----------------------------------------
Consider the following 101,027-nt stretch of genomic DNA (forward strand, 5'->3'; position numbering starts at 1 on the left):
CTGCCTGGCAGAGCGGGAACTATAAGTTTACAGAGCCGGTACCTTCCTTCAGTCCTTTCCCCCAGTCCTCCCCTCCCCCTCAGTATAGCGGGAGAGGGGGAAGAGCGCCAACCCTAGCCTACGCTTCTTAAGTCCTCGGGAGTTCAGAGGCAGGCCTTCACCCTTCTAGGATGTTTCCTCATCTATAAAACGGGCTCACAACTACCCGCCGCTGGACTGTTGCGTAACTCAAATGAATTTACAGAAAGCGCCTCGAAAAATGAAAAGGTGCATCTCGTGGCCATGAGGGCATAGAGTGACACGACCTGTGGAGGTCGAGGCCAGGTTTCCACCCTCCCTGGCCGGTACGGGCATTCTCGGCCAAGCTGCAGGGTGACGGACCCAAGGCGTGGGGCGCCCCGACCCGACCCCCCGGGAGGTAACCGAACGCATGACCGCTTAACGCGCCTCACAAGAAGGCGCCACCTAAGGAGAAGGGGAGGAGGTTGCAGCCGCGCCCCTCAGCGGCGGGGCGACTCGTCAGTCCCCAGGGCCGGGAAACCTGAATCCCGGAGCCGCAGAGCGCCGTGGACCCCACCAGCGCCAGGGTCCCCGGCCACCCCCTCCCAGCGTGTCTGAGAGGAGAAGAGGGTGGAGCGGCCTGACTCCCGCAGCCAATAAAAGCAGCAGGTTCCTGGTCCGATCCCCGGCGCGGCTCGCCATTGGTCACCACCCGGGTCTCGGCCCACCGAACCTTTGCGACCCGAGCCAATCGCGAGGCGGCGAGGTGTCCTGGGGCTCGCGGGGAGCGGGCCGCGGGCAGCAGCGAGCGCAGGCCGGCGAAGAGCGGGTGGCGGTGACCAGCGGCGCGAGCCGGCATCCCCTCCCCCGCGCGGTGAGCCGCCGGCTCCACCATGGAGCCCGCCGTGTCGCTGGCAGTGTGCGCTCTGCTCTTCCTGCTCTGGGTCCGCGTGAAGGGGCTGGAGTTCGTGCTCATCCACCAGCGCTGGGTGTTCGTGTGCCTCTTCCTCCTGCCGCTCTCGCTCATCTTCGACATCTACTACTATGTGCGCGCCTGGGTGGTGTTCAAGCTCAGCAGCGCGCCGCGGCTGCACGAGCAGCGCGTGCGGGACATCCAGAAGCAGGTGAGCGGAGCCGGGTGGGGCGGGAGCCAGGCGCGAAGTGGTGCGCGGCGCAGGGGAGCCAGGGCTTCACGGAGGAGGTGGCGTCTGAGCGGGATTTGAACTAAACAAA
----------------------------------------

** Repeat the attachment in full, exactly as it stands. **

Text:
Consider the following 101,027-nt stretch of genomic DNA (forward strand, 5'->3'; position numbering starts at 1 on the left):
CTGCCTGGCAGAGCGGGAACTATAAGTTTACAGAGCCGGTACCTTCCTTCAGTCCTTTCCCCCAGTCCTCCCCTCCCCCTCAGTATAGCGGGAGAGGGGGAAGAGCGCCAACCCTAGCCTACGCTTCTTAAGTCCTCGGGAGTTCAGAGGCAGGCCTTCACCCTTCTAGGATGTTTCCTCATCTATAAAACGGGCTCACAACTACCCGCCGCTGGACTGTTGCGTAACTCAAATGAATTTACAGAAAGCGCCTCGAAAAATGAAAAGGTGCATCTCGTGGCCATGAGGGCATAGAGTGACACGACCTGTGGAGGTCGAGGCCAGGTTTCCACCCTCCCTGGCCGGTACGGGCATTCTCGGCCAAGCTGCAGGGTGACGGACCCAAGGCGTGGGGCGCCCCGACCCGACCCCCCGGGAGGTAACCGAACGCATGACCGCTTAACGCGCCTCACAAGAAGGCGCCACCTAAGGAGAAGGGGAGGAGGTTGCAGCCGCGCCCCTCAGCGGCGGGGCGACTCGTCAGTCCCCAGGGCCGGGAAACCTGAATCCCGGAGCCGCAGAGCGCCGTGGACCCCACCAGCGCCAGGGTCCCCGGCCACCCCCTCCCAGCGTGTCTGAGAGGAGAAGAGGGTGGAGCGGCCTGACTCCCGCAGCCAATAAAAGCAGCAGGTTCCTGGTCCGATCCCCGGCGCGGCTCGCCATTGGTCACCACCCGGGTCTCGGCCCACCGAACCTTTGCGACCCGAGCCAATCGCGAGGCGGCGAGGTGTCCTGGGGCTCGCGGGGAGCGGGCCGCGGGCAGCAGCGAGCGCAGGCCGGCGAAGAGCGGGTGGCGGTGACCAGCGGCGCGAGCCGGCATCCCCTCCCCCGCGCGGTGAGCCGCCGGCTCCACCATGGAGCCCGCCGTGTCGCTGGCAGTGTGCGCTCTGCTCTTCCTGCTCTGGGTCCGCGTGAAGGGGCTGGAGTTCGTGCTCATCCACCAGCGCTGGGTGTTCGTGTGCCTCTTCCTCCTGCCGCTCTCGCTCATCTTCGACATCTACTACTATGTGCGCGCCTGGGTGGTGTTCAAGCTCAGCAGCGCGCCGCGGCTGCACGAGCAGCGCGTGCGGGACATCCAGAAGCAGGTGAGCGGAGCCGGGTGGGGCGGGAGCCAGGCGCGAAGTGGTGCGCGGCGCAGGGGAGCCAGGGCTTCACGGAGGAGGTGGCGTCTGAGCGGGATTTGAACTAAACAAA